The Search Engine Optimization (SEO) tide has finally come in for customer friendly content. Out is the rip tide of keyword stuffed, search-bot friendly nonsense and in are huge swells of useful and relevant content. Brands that don’t grab a board and catch a wave now will see their search results dragged out to sea by the undertow.
Artificial intelligence is rapidly becoming reality.
This is because artificial intelligence is rapidly becoming reality, as evidenced by a June 2014 milestone achievement of a supercomputer named Eugene.
In a five minute text conversation, Eugene successfully duped 33% of its interrogators into thinking that it was a 13-year old boy from Odessa, Ukraine, thus passing the landmark Turing Test, developed by scientist Alan Turing over 65 years ago. (Turing’s 1950 paper “Computing Machinery and Intelligence” introduced the question “Can machines think?” as well as the concept of guessing if it is a machine or person based on text messages alone.)
Computers (including those that power Google’s search results) are only going to get better at recognizing natural language and making predictions based on conversation logic. In fact, one of Google’s recent updates named Hummingbird, was put into place to adapt to the way a consumer searches using natural language.
Computers are only going to get better at recognizing natural language.
Since Google now understands when a webpage contains content that is not natural language it is able to identify and penalize site content that is overtly designed to attract search results through inhuman robot-speak, rather than delivering useful and relevant search results to actual people.
Inhuman vs Human
Before we can discuss how to ride the wave of Google’s new ranking algorithms, we need to understand the difference between robot speak and natural language, or inhuman vs human, in terms of SEO practices.
Inhuman can best be defined as writing for machines instead of humans. Some examples include:
- Keyword stuffing
- Filling a site or page with links to other only slightly relevant sites
- Writing for a robot or algorithm rather than the consumer
- Bad meta-descriptions, full of junk words that when clicked don’t provide what the consumer was looking for
- Page titles that are unhelpful and unclear
Human is writing content and following search engine optimization tactics that add value for the consumer:
- Writing useful and relevant content that consumers want
- Writing and displaying that content in a way the consumer can read naturally
- Answering common questions the consumer has, through the content
- Providing the consumer with helpful information
- Adding relevant links to push the consumer further towards what they are looking for—for instance, geek-out links to more specific information
- Utilizing canonical URLs so they are human-readable at a glance and when bookmarked
Riding the Useful Content Wave
To write for humans (or in a human way) is all about creating and sharing content that provides the answers that people are seeking. When the goal of creating content is to make it as useful and relevant as possible to searchers, it will inherently include most of the natural language search terms people use.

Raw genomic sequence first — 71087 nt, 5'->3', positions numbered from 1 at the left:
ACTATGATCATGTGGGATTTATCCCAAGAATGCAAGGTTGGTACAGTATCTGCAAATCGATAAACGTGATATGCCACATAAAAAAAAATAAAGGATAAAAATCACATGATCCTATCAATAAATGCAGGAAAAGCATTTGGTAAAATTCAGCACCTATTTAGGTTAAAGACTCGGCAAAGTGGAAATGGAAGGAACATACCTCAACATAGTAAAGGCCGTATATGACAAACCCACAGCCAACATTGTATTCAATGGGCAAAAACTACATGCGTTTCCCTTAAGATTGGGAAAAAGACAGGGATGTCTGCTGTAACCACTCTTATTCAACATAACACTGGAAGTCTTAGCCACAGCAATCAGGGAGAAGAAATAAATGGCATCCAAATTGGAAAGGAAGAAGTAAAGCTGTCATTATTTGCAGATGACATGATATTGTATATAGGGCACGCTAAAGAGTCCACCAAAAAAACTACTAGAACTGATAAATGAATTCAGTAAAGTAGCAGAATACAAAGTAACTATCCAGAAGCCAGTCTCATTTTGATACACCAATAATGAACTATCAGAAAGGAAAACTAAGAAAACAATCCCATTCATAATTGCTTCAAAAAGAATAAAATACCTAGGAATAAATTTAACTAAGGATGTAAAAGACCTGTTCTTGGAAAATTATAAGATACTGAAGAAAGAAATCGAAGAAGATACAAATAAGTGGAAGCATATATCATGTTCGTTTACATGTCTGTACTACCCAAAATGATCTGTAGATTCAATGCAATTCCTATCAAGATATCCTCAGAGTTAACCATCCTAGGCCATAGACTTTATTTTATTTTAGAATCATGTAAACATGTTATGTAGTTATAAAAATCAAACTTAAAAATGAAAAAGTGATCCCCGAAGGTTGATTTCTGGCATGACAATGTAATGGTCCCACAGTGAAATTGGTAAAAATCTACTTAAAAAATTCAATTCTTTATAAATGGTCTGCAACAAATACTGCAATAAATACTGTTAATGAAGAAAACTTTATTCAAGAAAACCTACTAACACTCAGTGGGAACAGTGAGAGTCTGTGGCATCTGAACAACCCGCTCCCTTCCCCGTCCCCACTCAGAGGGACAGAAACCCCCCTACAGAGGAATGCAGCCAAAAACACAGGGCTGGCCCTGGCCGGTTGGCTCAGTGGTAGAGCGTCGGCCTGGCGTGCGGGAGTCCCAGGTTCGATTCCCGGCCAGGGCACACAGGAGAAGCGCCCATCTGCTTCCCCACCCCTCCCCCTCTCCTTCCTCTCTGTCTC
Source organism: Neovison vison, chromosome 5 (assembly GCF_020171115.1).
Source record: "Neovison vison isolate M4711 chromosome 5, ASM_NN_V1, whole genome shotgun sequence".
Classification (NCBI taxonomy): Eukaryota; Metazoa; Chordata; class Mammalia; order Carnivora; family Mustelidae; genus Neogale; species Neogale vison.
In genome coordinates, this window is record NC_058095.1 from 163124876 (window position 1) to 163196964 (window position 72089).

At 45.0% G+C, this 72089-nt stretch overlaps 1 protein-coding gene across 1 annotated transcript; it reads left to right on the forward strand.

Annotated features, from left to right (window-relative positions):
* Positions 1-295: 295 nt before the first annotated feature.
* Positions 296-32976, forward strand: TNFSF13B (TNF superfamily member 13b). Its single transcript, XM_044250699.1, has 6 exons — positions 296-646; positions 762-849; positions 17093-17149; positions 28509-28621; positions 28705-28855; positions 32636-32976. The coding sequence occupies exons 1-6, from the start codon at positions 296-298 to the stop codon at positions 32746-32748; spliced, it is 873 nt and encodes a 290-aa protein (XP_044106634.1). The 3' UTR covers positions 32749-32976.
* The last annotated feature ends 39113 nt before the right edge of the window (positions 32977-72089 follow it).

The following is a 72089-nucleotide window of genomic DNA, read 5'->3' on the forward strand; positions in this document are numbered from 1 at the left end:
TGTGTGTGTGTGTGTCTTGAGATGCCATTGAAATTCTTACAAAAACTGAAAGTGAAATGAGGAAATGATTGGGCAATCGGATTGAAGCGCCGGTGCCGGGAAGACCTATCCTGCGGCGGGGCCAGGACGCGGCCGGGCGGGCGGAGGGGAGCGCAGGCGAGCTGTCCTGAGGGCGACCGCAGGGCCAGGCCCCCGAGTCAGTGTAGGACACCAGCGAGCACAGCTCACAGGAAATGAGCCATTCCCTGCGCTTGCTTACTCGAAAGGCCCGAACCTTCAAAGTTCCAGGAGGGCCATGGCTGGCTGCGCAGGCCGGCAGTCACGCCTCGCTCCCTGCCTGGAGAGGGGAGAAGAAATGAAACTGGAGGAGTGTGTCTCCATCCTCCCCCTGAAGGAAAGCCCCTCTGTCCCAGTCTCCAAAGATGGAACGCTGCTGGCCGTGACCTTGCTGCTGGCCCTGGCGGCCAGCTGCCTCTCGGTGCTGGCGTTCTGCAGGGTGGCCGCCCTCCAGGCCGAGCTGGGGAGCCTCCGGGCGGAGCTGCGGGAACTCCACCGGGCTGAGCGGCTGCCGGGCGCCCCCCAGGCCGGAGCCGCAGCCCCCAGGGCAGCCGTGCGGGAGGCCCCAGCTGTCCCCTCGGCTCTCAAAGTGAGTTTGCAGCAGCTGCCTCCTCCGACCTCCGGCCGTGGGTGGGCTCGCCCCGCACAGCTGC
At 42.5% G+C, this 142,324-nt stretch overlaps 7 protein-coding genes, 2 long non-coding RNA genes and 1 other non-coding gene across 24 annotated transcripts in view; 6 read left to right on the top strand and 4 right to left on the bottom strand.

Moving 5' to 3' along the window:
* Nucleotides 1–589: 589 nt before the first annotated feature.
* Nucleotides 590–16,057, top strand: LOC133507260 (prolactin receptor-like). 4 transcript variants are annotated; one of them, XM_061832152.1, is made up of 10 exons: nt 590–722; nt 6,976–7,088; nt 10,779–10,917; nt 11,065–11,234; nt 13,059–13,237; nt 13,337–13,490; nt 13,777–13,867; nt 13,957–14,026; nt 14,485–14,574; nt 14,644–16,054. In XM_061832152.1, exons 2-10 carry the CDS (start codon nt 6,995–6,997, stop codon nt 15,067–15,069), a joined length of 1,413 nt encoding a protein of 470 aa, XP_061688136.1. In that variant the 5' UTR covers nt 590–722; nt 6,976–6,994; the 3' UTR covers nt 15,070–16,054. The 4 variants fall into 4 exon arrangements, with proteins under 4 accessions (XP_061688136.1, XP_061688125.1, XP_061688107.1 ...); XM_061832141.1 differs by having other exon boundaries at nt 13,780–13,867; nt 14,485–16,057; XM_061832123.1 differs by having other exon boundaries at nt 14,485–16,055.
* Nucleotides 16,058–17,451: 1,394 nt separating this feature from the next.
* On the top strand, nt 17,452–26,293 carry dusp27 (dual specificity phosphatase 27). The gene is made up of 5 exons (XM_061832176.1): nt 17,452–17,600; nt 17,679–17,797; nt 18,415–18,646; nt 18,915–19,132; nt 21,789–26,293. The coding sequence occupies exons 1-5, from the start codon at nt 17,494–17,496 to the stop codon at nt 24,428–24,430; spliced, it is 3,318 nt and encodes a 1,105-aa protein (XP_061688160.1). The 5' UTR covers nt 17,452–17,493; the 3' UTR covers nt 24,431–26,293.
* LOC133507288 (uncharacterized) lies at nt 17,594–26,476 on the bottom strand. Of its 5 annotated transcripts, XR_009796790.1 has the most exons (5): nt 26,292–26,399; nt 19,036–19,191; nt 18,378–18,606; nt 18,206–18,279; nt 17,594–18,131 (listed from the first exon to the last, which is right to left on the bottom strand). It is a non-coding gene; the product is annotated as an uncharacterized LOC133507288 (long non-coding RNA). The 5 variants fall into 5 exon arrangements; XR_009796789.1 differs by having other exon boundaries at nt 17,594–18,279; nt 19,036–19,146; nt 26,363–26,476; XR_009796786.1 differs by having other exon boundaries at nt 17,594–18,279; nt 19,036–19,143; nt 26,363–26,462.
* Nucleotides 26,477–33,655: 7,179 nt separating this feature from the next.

To write in a human way is to write content that customers are looking for.
To take this to the next level, athletic and outdoor brands should start by identifying intents of their active lifestyle consumers. What are their needs and problems? Why is a consumer visiting your website? What would be most helpful to the consumer in that instant? In short, provide solutions and answers.
Brands who would rather tout their own brand message or story than provide solutions and answers also face search problems. Consumers are not coming to a brand website to have branded content distract them. Instead, they have a very specific task they are trying to accomplish and if they can’t do it, they will bounce out of your site, and go somewhere they can.
In fact, Google takes this into consideration when ranking sites. Officially, Google has no way to know a site’s bounce rate or other experience related metrics. Instead, Google tracks what some call short clicks and long clicks—basically the time from when a user clicks on a search result and returns to the same search result page. A short click is interpreted as a user did not have a good experience, the keyword wasn’t relevant or the content was inappropriate. Long clicks indicate a better experience, or that the consumer was interested in and found content that was relevant to their search goal.
Be the Baywatch of Content
Not sure where to start in rescuing your consumers from a sea of inhuman content? Research what queries are being made on the brand website by looking at search terms, and competitor websites using a tool such as SEMRush. Study those results until you understand what the consumer is saying they want and need through those searches.
Research what customers are already advertising to brands—via the search queries they use.
Giving the people behind the search queries human, relevant, and useful responses to what they want when they want it, will ensure your wave of search results is ready and waiting for them instead of lost at the bottom of the SEO sea.